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In Their Own Words

November 21, 1760

James Wright Addressed Creek Chiefs

At a meeting with Creek chiefs in Savannah, newly-arrived lieutenant governor James Wright addressed the delegation expressing concern over recent killing of white colonists by Creek Indians:

“…It is not yet four Moons since I came from the great King [George III], he has sent me here and charged me to take Care of all his Children both white People and red People, and to keep Peace among you, and see that no Blood is shed, but that the whole Countrey be kept white, the Chain of Friendship between Us brightened, and the Path strait and clear; and that the white People and red People should be as one, and their Children increase and mix together and be a great and happy People. And he directed me to tell you that he will order Goods of all Kinds in Plenty for all his Children on this Side of the Water, and as long as you, the red people are good to the English he will be a Father to you as well as to the white People… .

“And now, my Friends and Brothers, I will speak to you from myself; I was very sorry to hear at my coming that some of our People had been killed in your Towns, and am sure it will give the great King much Concern when he hears it, because he always looked upon the Creeks as the most true and faithfull of all his red Children. I should be glad to know the Reason of it, and how it happened to be done, for I never heard that the white People did you any Harm, or gave you any Reason to hurt them. And if you had any Thing to complain of, or any Grievance, why did you not apply to the Governour, or if you have any now why don’t your Nation apply to me, I am ready to hear you and to redress you. And you know that you can’t live nor support your Selves without the white People, for you can’t make Guns, Powder Bullets, Cloth of different Sorts, Knives, Looking Glasses, Beads, nor any Thing else that you are supplied with by Us. And you know also that the French cannot supply you, they are now ruined and destroyed, all but a few at the Southward. And if our people should not carry any Goods into your Countrey what would you do, or how could you live, or get any thing that you want? You know all this to be true, therefore Consider of it and don’t forget it. And you must remember that all the Good Talks and Treaties which our Forefathers made have been renewed by different governours, and that we have them all in writing and can never forget them. And I hope that all you head Men now present will remember those Treaties and good Talks and explain and inculcate them in the Minds of all your young People that they may know what is for their own Good, and not listen to the bad Talks and Lyes of the Cherokees and French; who want to ruin your Nation as well as themselves… .”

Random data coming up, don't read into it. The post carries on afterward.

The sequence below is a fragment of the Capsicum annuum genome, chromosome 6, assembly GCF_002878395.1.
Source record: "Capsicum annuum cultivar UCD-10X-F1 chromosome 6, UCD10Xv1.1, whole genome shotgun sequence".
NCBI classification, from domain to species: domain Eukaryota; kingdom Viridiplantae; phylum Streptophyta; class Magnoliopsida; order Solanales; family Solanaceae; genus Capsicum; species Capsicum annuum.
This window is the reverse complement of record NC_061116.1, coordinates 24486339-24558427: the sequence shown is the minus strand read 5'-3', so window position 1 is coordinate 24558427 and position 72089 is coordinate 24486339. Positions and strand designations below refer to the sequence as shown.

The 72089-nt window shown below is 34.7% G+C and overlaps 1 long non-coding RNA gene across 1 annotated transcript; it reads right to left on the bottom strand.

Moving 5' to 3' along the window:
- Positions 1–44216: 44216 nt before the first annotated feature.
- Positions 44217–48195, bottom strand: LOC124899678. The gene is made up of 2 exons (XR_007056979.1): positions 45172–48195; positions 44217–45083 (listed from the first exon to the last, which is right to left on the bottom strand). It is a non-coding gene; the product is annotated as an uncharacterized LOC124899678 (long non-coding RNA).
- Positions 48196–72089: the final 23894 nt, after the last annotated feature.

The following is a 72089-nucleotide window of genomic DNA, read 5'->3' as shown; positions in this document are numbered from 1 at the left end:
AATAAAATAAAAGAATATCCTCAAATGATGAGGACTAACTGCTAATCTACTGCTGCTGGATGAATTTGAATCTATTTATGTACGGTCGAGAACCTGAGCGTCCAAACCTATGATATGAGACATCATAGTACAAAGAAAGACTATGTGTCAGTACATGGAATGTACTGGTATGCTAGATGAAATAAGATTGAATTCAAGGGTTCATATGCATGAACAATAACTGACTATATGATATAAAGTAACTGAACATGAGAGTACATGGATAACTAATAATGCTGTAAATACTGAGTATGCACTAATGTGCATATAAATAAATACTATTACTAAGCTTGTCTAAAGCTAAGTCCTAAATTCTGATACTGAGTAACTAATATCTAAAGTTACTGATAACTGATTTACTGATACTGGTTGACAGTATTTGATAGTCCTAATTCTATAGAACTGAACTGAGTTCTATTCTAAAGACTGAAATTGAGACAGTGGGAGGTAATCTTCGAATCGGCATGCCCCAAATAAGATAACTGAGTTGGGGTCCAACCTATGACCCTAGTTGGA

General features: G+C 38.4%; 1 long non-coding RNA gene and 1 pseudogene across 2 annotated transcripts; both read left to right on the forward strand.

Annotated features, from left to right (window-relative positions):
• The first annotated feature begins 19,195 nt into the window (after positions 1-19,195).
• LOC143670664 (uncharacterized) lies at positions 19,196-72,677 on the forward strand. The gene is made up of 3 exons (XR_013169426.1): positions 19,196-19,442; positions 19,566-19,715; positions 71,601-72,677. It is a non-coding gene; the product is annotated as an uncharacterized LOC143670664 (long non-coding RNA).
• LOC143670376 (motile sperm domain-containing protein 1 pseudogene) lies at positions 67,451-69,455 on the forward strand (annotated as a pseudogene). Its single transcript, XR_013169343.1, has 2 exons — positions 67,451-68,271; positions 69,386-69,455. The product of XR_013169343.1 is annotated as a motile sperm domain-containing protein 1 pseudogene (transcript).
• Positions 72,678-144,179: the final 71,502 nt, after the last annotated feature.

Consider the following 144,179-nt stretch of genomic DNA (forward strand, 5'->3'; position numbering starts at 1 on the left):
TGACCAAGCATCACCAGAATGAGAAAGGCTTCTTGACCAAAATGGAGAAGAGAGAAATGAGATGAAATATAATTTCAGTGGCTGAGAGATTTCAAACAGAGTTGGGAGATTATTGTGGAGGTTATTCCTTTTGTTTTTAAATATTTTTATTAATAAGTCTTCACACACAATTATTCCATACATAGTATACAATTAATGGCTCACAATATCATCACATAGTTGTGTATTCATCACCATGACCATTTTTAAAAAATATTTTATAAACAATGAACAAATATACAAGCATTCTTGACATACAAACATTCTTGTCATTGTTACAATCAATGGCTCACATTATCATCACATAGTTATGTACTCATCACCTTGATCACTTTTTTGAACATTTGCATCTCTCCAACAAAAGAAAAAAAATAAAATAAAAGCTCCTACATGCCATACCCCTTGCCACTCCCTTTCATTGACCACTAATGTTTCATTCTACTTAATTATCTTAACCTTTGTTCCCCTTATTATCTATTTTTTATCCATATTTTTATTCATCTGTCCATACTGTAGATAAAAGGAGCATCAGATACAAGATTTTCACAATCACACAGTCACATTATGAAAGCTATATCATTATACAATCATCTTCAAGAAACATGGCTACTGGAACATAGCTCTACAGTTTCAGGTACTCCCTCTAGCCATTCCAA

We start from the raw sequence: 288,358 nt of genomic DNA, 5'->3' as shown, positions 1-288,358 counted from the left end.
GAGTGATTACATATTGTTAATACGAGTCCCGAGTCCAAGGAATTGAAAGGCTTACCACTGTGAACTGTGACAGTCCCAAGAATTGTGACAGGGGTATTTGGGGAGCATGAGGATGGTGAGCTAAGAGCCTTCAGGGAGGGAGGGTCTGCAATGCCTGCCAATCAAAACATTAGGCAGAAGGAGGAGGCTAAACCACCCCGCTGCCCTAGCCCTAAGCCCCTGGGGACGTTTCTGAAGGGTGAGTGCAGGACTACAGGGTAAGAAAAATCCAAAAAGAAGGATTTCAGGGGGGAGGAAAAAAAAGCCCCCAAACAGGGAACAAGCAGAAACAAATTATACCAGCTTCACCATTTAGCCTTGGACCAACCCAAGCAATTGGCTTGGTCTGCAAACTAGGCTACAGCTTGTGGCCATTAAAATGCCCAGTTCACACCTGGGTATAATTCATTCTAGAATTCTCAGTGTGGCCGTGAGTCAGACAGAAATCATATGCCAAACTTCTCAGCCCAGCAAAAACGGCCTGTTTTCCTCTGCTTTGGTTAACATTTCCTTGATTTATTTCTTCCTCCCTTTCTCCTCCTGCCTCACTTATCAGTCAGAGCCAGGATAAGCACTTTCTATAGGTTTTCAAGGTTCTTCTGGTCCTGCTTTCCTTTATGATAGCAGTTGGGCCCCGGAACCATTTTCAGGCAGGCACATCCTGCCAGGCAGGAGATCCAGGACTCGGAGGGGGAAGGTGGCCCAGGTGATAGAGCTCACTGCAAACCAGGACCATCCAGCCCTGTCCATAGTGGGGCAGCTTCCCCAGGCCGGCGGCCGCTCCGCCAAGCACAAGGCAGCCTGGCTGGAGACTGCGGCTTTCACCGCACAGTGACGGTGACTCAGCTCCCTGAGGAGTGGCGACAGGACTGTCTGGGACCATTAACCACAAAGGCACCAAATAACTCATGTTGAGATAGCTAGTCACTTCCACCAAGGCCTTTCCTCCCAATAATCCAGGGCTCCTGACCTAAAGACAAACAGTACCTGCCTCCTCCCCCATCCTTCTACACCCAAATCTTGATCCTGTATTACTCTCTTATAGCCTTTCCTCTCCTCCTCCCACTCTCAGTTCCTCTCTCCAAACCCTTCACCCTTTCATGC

Source: John T. Juricek (ed.), Georgia Treaties, 1733-1763 [Vol. XI in Alden T. Vaughan (gen. ed.), Early American Indian Documents: Treaties and Laws, 1607-1789] (Frederick, Md.: University Publications of America, 1989), pp. 338-339.